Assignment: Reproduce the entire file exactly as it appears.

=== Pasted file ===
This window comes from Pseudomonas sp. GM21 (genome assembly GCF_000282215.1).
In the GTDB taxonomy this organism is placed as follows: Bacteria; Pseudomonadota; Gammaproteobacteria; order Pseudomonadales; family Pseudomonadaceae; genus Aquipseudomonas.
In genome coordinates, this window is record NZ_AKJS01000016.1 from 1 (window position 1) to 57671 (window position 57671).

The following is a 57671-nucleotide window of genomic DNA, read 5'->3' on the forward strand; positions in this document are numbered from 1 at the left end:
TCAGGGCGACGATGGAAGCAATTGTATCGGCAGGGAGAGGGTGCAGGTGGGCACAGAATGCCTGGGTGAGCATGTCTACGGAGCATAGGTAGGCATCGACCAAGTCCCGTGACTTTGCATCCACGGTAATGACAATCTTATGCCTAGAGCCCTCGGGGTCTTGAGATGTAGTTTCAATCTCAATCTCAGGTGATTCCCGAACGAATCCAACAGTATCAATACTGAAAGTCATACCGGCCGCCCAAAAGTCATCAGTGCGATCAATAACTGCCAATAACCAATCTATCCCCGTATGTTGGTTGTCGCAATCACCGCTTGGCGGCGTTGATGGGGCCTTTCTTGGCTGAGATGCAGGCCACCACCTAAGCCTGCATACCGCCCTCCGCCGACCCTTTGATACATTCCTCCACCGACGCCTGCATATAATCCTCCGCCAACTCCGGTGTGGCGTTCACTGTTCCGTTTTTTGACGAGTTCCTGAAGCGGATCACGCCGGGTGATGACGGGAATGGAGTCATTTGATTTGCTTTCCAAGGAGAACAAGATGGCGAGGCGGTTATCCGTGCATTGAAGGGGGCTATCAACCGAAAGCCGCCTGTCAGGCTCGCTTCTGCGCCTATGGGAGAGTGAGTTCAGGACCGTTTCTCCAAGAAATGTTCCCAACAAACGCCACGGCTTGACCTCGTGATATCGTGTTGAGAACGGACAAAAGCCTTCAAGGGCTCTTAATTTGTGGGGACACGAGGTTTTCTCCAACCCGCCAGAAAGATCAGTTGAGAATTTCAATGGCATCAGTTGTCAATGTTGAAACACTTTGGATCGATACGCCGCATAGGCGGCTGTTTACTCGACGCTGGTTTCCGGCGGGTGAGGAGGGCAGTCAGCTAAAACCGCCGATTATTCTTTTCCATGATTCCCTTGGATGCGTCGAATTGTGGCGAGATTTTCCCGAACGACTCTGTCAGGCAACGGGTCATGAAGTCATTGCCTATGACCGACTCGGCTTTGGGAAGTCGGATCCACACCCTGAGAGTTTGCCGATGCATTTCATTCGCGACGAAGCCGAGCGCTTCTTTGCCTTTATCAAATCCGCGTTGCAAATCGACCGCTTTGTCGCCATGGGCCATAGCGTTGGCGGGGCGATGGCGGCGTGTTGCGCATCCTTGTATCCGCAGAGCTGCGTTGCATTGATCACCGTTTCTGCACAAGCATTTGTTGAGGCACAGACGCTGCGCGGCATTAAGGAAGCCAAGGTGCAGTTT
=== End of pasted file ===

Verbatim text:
This window comes from Pseudomonas sp. GM21 (genome assembly GCF_000282215.1).
In the GTDB taxonomy this organism is placed as follows: Bacteria; Pseudomonadota; Gammaproteobacteria; order Pseudomonadales; family Pseudomonadaceae; genus Aquipseudomonas.
In genome coordinates, this window is record NZ_AKJS01000016.1 from 1 (window position 1) to 57671 (window position 57671).

The following is a 57671-nucleotide window of genomic DNA, read 5'->3' on the forward strand; positions in this document are numbered from 1 at the left end:
TCAGGGCGACGATGGAAGCAATTGTATCGGCAGGGAGAGGGTGCAGGTGGGCACAGAATGCCTGGGTGAGCATGTCTACGGAGCATAGGTAGGCATCGACCAAGTCCCGTGACTTTGCATCCACGGTAATGACAATCTTATGCCTAGAGCCCTCGGGGTCTTGAGATGTAGTTTCAATCTCAATCTCAGGTGATTCCCGAACGAATCCAACAGTATCAATACTGAAAGTCATACCGGCCGCCCAAAAGTCATCAGTGCGATCAATAACTGCCAATAACCAATCTATCCCCGTATGTTGGTTGTCGCAATCACCGCTTGGCGGCGTTGATGGGGCCTTTCTTGGCTGAGATGCAGGCCACCACCTAAGCCTGCATACCGCCCTCCGCCGACCCTTTGATACATTCCTCCACCGACGCCTGCATATAATCCTCCGCCAACTCCGGTGTGGCGTTCACTGTTCCGTTTTTTGACGAGTTCCTGAAGCGGATCACGCCGGGTGATGACGGGAATGGAGTCATTTGATTTGCTTTCCAAGGAGAACAAGATGGCGAGGCGGTTATCCGTGCATTGAAGGGGGCTATCAACCGAAAGCCGCCTGTCAGGCTCGCTTCTGCGCCTATGGGAGAGTGAGTTCAGGACCGTTTCTCCAAGAAATGTTCCCAACAAACGCCACGGCTTGACCTCGTGATATCGTGTTGAGAACGGACAAAAGCCTTCAAGGGCTCTTAATTTGTGGGGACACGAGGTTTTCTCCAACCCGCCAGAAAGATCAGTTGAGAATTTCAATGGCATCAGTTGTCAATGTTGAAACACTTTGGATCGATACGCCGCATAGGCGGCTGTTTACTCGACGCTGGTTTCCGGCGGGTGAGGAGGGCAGTCAGCTAAAACCGCCGATTATTCTTTTCCATGATTCCCTTGGATGCGTCGAATTGTGGCGAGATTTTCCCGAACGACTCTGTCAGGCAACGGGTCATGAAGTCATTGCCTATGACCGACTCGGCTTTGGGAAGTCGGATCCACACCCTGAGAGTTTGCCGATGCATTTCATTCGCGACGAAGCCGAGCGCTTCTTTGCCTTTATCAAATCCGCGTTGCAAATCGACCGCTTTGTCGCCATGGGCCATAGCGTTGGCGGGGCGATGGCGGCGTGTTGCGCATCCTTGTATCCGCAGAGCTGCGTTGCATTGATCACCGTTTCTGCACAAGCATTTGTTGAGGCACAGACGCTGCGCGGCATTAAGGAAGCCAAGGTGCAGTTT